As all cannabis business owners know, there are many challenges the industry faces when managing taxes and the IRS, particularly where IRC Tax Section 280E is concerned. This fact was harshly underscored earlier this year when the Treasury Inspector General for the Tax Administration (TIGTA) released a report suggesting large noncompliance throughout the industry.
Their study reviewed the tax returns from 2016 for cannabis businesses, and uncovered several millions of dollars in lost tax revenue. With an industry still pushing to be seen as legitimate, the findings were concerning to say the least. But the report also illuminated what could be seen as a beneficial loophole in the tax code for cannabis businesses.
Most people may not have heard of TIGTA, much less know what the agency is tasked with doing. In 1999, it was established to create an independent oversight, serving as an Inspector General for anything related to the IRS.
The agency’s focus is to ensure fair administration within the federal tax system as well as holding the IRS accountable for the tax revenue collected each year. Because the agency is autonomous and holds an impartial position, their findings should be considered trustworthy and fair by the IRS, tax professionals, and business owners.
Among the findings in TIGTA’s report, the most obvious takeaway were the numerous struggles that cannabis businesses face, chiefly when it came to Section 280E.
They noted that among the cannabis businesses operating in California, Oregon, and Washington, 59% of taxpayers were not in compliance with 280E. It’s estimated that in 2016 alone, there was $48.5 million in unpaid tax liabilities by these businesses. A five year projection modestly shows this number could grow to $242.6 million in unpaid taxes, which doesn’t actually account for the massive growth the industry has seen in recent years.
The takeaway? Auditing cannabis businesses could be seen as extremely profitable for the IRS. What’s more, roughly 50% of TIGTA’s recommendations to the IRS revolve around ways to enhance auditing efforts and increase collections.
Unfortunately, there is no way around Section 280E. This code section has been challenged by many taxpayers, some even taking their cases to the Supreme Court. The reality? There is no legal way to avoid the wide reach of Section 280E today.
What businesses can do, however, is mitigate the costs while still technically following the code. In their report, TIGTA uncovered a loophole that could be one possible solution. This comes in the form of the 2017 Tax Cuts and Jobs Act (TCJA).
Before covering how this can impact taxpayers, it’s important to review some details about Section 280E for clarity. Within the code it states that no credit or deduction shall be allowed for any amount paid or incurred in carrying on any trade or business that consists of trafficking in controlled substances.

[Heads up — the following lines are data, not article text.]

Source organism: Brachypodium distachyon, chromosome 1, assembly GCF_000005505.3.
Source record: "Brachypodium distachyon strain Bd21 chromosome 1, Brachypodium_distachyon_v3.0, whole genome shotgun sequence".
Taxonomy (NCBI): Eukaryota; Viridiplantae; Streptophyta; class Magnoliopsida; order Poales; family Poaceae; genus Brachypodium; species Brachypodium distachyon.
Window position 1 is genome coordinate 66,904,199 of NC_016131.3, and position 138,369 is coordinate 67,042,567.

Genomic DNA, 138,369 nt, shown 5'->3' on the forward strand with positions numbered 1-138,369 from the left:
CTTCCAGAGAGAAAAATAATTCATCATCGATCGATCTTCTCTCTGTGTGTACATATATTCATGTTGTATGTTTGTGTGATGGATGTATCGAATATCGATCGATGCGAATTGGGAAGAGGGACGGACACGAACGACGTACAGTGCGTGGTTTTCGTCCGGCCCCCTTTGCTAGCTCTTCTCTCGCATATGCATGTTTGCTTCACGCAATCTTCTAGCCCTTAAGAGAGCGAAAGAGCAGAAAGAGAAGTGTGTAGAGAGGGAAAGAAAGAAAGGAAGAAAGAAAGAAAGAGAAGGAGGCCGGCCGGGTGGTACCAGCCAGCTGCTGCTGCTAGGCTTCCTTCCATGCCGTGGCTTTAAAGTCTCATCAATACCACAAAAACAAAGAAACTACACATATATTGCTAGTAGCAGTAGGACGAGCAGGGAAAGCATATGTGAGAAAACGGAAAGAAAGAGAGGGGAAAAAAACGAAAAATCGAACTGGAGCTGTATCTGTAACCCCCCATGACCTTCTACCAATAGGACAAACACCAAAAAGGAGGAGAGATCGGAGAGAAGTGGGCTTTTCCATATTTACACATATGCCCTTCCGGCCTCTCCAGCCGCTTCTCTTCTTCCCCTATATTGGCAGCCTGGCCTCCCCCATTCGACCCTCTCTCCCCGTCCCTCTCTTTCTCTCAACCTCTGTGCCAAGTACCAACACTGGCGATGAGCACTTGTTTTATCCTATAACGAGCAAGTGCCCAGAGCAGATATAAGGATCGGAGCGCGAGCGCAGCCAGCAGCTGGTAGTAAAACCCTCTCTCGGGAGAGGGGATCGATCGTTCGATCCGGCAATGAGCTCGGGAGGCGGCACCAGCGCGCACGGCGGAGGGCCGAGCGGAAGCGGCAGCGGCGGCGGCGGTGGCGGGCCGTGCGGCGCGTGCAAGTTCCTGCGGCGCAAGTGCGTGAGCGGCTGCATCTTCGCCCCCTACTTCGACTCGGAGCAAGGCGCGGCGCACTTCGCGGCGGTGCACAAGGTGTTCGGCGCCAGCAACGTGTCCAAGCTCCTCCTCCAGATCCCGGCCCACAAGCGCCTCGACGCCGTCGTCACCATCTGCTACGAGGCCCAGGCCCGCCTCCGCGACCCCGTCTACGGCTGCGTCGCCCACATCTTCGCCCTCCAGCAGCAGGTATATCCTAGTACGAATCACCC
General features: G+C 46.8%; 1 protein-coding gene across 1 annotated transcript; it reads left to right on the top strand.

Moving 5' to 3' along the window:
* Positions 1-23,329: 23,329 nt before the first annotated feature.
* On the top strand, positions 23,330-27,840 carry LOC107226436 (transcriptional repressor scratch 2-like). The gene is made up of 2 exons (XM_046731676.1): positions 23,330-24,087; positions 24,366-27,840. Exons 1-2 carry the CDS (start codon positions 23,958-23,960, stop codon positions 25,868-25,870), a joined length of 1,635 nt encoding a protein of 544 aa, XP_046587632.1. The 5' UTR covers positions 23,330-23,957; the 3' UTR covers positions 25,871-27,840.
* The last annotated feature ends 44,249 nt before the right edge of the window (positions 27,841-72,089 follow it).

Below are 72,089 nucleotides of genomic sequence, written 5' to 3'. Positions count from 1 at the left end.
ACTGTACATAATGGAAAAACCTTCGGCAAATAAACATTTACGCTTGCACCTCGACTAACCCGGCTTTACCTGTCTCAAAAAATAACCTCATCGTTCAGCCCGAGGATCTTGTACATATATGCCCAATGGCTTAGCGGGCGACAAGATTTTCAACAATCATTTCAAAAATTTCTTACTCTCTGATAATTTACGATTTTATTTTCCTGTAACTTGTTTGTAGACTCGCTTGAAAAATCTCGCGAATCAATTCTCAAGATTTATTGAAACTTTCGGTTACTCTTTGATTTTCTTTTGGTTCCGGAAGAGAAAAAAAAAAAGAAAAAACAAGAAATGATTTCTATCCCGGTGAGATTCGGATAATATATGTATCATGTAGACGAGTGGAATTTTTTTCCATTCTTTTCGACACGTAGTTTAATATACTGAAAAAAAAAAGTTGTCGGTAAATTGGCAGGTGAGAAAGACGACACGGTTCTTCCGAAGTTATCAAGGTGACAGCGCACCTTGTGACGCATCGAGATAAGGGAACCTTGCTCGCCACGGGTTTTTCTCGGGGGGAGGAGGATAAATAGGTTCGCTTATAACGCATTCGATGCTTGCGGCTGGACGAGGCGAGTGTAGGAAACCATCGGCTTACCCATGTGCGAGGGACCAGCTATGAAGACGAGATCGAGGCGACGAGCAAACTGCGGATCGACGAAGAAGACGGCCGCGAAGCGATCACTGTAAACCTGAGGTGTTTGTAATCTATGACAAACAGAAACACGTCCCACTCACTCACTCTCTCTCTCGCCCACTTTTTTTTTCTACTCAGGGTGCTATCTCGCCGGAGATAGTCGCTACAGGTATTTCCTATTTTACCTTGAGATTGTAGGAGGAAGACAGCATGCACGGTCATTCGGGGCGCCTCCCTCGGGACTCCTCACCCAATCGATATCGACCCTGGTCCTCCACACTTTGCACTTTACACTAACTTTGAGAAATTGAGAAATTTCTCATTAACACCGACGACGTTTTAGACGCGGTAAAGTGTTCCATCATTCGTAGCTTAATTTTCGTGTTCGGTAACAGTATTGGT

Congress, in an attempt to proactively defend against the constitutionality of this law, made a provision allowing taxpayers subject to this provision to deduct their cost of goods sold (COGS) to determine their actual taxable income. Essentially, this means that cannabis businesses are only allowed to deduct their cost on the goods they sell.
Here is where it gets confusing with math and rules. Calculating the cost of goods sold is rather complicated and business owners do anything possible to get the maximum deduction. The rules determining what costs can and cannot be included in inventory is determined in Section 471.
That said, it’s a fairly ambiguous set of rules which makes full compliance difficult, as well as a lengthy process. The new changes to Section 471 were designed to help small businesses through eliminating the burden of accounting for inventory. Instead, they give the taxpayers (who fit within a set of criteria) the flexibility to treat their inventory how it works best with their own accounting procedures.
What does this mean for cannabis businesses? The change is huge. Instead of having to go through a painstaking and detailed process to track inventory costs and having no other deductions due to the exacting rules of 280E, these businesses can treat all costs as COGS. This means they can now receive a deduction for other expenditures beyond goods alone.
By adopting this accounting policy, cannabis businesses can circumvent the major losses once faced by Section 280E while still remaining in full compliance with the law. In an industry that typically sees effective tax rates beyond 80%, this change is bringing cannabis businesses closer to perigee with traditional businesses and provides a significant reduction in taxes.
Before business owners jump to take advantage of this loophole, they must ensure they meet the criteria outlined in Section 471(c). There are two major hurdles companies must get past: the gross receipts test and the applicable financial statement (AFS) exception.
In order to pass the gross receipts test, businesses and their affiliates must have less than $25 million in average annual gross receipts (indexed for inflation) for the previous three years. Also, they must not have an AFS. This means any audited or reviewed financial statement will exempt them.
Among their recommendations in their report, TIGTA pushed for the IRS to create a specific guidance for how this code could be interpreted. Unfortunately, the IRS declined due to other priorities within the agency. This was the only recommendation out of the six made that the IRS dismissed. As such, silence from the IRS means that cannabis businesses and their tax advisors must carefully weigh the risks when determining how to utilize this tax loophole to their benefit.